Japanese police said yesterday they had arrested three employees of Yamaha Motor Corp, the world's second-largest motorcycle maker, for allegedly attempting to export to China a helicopter with potential military uses.
The three employees, who include Kazuo Uchiyama, senior general manager of aeronautic operations, are suspected of attempting to export an unmanned helicopter to a Chinese aerial photography company in December 2005 without approval from the trade ministry, a police spokesman said.
Japan bans the unapproved export of remote-controlled aircraft that can carry more than 20l of liquid or aerosol for spraying, according to Japan's trade ministry.
"We are deeply sorry for causing troubles and concerns to our customers, business partners and shareholders," Yamaha president Takashi Kajikawa said in a release yesterday. "All we can do now is to monitor developments in the investigation."
Yamaha, based in Iwata City, southwest of Tokyo, has sold nine helicopters to Beijing BVE Technology Co (北京必威易科技), a film company, since 2002, the company said last January.
The Beijing-based company used them to shoot footage for commercials and television drama, according to Yamaha. At the time, Kajikawa said the helicopters were for civilian use and the company didn't violate any law.
The police suspect the Chinese company has links with the People's Liberation Army, the Kyodo News agency reported without naming its sources.
The trade ministry in December 2005 conducted an on-site inspection of Yamaha Motor and spotted the alleged attempted export of the unmanned helicopter to Beijing BVE Technology.
The choppers, which cost ¥16 million (US$132,000) apiece, are sold mainly to farmers in Japan for spraying pesticides. The helicopters only have a range of 200m from the person who is controlling it and are therefore unlikely to be used to carry weapons of mass destruction, the company said last year.
The employees would be fined up to ¥80 million or imprisoned for as long as five years, if proven guilty, according to the government. The company may be also punished.
Yamaha sold about 300 remote-controlled helicopters in 2005 worth about ¥3 billion. That's less than 1 percent of Yamaha's annual sales of ¥1.38 trillion in 2005.
From the customer’s perspective, car rental is a straightforward business. The only uncertainty is whether the hire company will charge you for the scratch they discover when you hand back the vehicle. Hertz Global Holdings Inc’s bankruptcy protection filing on Friday last week was a reminder that today even the simplest business models are underpinned by a lot more financial complexity than meets the eye. The proximate cause of Hertz’s demise was of course the sudden collapse in bookings caused by COVID-19 travel restrictions. The company’s monthly revenue last month fell 73 percent year-on-year, a shortfall that even the most resilient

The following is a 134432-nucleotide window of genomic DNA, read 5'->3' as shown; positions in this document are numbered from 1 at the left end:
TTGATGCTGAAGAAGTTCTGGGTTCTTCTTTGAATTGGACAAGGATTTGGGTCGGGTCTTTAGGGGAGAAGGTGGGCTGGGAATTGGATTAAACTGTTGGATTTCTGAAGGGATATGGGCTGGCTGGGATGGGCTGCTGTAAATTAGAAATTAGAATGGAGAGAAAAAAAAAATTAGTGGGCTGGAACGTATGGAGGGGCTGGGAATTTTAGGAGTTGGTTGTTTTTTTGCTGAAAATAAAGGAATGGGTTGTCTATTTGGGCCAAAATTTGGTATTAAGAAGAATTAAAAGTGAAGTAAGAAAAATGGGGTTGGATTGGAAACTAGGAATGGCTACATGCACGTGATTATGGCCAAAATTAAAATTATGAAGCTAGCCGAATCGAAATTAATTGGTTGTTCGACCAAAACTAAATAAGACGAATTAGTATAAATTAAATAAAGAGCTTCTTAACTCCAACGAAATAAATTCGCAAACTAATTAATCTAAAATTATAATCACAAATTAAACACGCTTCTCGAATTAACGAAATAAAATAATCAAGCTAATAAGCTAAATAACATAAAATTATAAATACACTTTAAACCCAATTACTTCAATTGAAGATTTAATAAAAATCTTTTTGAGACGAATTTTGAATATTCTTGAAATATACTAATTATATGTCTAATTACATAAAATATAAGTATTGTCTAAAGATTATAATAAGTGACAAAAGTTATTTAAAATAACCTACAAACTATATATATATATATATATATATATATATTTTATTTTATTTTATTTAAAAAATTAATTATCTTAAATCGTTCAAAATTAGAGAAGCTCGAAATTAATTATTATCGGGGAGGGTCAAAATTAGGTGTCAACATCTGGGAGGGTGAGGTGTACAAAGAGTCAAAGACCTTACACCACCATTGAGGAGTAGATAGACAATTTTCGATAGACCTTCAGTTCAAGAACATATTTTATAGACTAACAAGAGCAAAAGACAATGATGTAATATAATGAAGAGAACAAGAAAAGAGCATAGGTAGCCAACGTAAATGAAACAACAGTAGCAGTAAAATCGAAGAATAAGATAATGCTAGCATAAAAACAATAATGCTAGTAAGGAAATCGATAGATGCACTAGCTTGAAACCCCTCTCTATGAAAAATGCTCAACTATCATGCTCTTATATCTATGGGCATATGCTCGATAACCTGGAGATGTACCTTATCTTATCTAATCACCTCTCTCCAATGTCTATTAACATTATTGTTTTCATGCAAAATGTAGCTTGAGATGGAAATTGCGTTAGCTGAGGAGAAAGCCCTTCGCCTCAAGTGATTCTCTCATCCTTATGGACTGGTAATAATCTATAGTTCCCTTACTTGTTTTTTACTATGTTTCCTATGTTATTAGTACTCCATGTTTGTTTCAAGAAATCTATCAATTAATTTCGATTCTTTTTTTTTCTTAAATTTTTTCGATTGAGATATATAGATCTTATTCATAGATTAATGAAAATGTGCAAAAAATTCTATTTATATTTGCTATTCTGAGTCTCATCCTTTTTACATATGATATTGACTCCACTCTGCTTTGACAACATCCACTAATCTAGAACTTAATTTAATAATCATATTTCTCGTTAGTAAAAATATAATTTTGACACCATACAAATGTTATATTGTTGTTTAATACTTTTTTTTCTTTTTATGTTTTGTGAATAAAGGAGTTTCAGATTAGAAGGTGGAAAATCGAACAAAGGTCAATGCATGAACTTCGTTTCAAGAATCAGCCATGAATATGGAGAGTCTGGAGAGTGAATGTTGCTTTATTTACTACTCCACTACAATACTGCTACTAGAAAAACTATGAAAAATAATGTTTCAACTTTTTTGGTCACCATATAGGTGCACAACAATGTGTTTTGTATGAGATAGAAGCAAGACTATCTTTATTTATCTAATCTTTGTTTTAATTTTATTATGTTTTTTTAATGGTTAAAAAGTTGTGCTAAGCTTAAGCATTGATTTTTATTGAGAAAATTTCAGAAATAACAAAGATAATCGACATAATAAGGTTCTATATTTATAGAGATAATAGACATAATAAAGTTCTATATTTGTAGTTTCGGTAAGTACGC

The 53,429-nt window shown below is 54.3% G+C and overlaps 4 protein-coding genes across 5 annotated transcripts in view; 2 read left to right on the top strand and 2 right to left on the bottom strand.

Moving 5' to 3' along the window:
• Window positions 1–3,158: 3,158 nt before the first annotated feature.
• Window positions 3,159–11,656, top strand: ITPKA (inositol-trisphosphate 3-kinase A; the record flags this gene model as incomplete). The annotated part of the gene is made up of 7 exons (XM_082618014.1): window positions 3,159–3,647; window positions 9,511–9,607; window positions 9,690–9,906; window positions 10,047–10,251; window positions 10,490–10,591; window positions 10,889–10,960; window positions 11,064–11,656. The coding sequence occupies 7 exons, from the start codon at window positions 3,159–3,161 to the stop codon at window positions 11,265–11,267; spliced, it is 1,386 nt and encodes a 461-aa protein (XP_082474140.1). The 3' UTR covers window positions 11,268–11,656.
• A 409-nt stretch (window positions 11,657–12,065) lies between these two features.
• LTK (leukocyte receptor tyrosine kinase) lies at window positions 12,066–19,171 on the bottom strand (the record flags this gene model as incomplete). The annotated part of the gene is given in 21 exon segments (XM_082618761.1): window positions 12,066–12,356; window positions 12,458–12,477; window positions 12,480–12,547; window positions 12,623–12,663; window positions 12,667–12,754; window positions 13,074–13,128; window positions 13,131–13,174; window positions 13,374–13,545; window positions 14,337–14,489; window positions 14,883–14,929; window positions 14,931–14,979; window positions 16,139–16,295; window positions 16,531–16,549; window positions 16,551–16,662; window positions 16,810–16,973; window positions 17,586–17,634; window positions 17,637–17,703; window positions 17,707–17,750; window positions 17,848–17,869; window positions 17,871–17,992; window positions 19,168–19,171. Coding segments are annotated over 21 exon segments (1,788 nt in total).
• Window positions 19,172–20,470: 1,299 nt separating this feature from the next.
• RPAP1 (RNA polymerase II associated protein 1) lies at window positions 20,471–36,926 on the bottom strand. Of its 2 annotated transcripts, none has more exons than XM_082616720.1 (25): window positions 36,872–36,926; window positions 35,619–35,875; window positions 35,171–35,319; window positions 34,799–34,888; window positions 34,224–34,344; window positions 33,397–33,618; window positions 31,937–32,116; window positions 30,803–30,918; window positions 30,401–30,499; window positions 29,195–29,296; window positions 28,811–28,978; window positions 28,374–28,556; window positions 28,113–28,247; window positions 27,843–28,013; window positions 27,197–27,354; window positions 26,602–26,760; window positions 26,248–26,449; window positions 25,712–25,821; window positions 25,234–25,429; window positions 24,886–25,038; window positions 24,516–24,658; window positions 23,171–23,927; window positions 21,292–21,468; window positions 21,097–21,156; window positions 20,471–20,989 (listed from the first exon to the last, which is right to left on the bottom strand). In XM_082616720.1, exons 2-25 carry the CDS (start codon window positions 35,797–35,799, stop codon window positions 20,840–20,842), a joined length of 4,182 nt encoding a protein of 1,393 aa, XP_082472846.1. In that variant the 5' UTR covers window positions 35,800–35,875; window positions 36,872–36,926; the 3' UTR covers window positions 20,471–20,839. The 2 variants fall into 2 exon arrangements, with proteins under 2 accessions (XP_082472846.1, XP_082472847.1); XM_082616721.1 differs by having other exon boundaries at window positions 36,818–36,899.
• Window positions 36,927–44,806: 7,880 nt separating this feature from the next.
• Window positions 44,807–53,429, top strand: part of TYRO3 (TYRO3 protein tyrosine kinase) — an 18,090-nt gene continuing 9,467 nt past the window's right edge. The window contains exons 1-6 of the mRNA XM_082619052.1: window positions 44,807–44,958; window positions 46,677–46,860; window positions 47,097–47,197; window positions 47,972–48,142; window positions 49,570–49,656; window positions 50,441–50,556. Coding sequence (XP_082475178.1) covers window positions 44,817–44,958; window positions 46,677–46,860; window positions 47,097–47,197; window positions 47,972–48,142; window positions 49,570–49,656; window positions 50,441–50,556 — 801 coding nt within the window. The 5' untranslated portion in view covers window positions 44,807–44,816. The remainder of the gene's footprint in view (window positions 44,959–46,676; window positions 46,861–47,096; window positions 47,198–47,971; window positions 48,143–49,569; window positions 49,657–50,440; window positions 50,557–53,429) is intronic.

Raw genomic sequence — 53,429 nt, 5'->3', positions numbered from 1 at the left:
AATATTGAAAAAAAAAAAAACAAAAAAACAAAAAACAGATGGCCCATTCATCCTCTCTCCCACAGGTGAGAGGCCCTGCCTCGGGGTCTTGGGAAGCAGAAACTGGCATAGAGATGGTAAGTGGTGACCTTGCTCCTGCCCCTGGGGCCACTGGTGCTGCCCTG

Uber Technologies Inc, Lyft Inc and Airbnb Inc have slashed thousands of jobs. Salesforce.com Inc and Visa Inc are letting employees work remotely for months; Twitter Inc and Square Inc are allowing them to do so for good. For the companies’ hometown of San Francisco, the moves are early signs of a dire blow. In a city with a long history of booms, busts and natural calamities, the COVID-19 pandemic has suddenly upended nearly a decade of prosperity. While municipalities across the US are grappling with economic fallout from the virus, San Francisco stands to take a deeper hit given its high
BULK PURCHASE: The French chain and Hong Kong-based Dairy Farm International reached a deal covering 224 stores, which is expected to be finalized by year’s end Carrefour SA yesterday announced it would acquire Wellcome Taiwan Co (惠康百貨) for 97 million euros (US$108.33 million), and bring all the Wellcome supermarkets (頂好超市) and Jasons Market Place stores nationwide under its banner within 12 months of the deal closing. The France-based hypermarket chain reached an agreement with Hong Kong-based Dairy Farm International Holdings (牛奶國際控股), the pan-Asian retailer that launched Wellcome Taiwan in 1987. The transaction involves 199 Wellcome supermarkets, which have average sales areas of 420m2 and 25 high-end Jasons Market Place stores, which have an average sales area of 820m2, as well as a warehouse in Taoyuan, Carrefour Taiwan (家樂福)
‘ONE-STOP SHOP’: A Miaoli official said that the factory in the Jhunan section of the Hsinchu Science Park would create more than 1,000 jobs and boost prosperity A new high-end IC packaging and testing plant planned by contract chipmaker Taiwan Semiconductor Manufacturing Co (TSMC, 台積電) in Miaoli County is expected to start operations in the middle of next year, Miaoli County Commissioner Hsu Yao-chang (徐耀昌) said. Hsu wrote on Facebook that TSMC, the world’s largest pure wafer foundry operator, would invest NT$303.2 billion (US$10.1 billion) to build the plant, the largest-ever single investment in Taiwan. However, TSMC declined to disclose the financial terms of the deal, while a company board meeting on May 12 approved a spending plan worth NT$168.2 billion as part of its investment plans. Construction of the